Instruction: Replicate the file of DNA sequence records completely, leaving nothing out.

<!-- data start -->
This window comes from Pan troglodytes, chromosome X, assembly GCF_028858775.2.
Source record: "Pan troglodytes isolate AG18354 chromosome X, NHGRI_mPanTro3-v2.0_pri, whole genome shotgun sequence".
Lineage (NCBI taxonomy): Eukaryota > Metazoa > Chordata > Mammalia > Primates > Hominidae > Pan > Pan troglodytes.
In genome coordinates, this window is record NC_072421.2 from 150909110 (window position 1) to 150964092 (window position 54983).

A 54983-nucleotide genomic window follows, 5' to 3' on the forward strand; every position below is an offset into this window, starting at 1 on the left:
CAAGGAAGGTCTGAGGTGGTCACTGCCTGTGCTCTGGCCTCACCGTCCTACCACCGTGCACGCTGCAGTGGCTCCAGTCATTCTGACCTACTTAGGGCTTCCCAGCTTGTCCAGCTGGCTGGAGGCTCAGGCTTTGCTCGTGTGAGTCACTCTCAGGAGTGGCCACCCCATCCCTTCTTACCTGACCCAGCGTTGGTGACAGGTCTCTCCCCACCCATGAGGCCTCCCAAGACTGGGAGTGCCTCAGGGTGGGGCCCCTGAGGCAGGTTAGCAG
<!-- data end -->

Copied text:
This window comes from Pan troglodytes, chromosome X, assembly GCF_028858775.2.
Source record: "Pan troglodytes isolate AG18354 chromosome X, NHGRI_mPanTro3-v2.0_pri, whole genome shotgun sequence".
Lineage (NCBI taxonomy): Eukaryota > Metazoa > Chordata > Mammalia > Primates > Hominidae > Pan > Pan troglodytes.
In genome coordinates, this window is record NC_072421.2 from 150909110 (window position 1) to 150964092 (window position 54983).

A 54983-nucleotide genomic window follows, 5' to 3' on the forward strand; every position below is an offset into this window, starting at 1 on the left:
CAAGGAAGGTCTGAGGTGGTCACTGCCTGTGCTCTGGCCTCACCGTCCTACCACCGTGCACGCTGCAGTGGCTCCAGTCATTCTGACCTACTTAGGGCTTCCCAGCTTGTCCAGCTGGCTGGAGGCTCAGGCTTTGCTCGTGTGAGTCACTCTCAGGAGTGGCCACCCCATCCCTTCTTACCTGACCCAGCGTTGGTGACAGGTCTCTCCCCACCCATGAGGCCTCCCAAGACTGGGAGTGCCTCAGGGTGGGGCCCCTGAGGCAGGTTAGCAG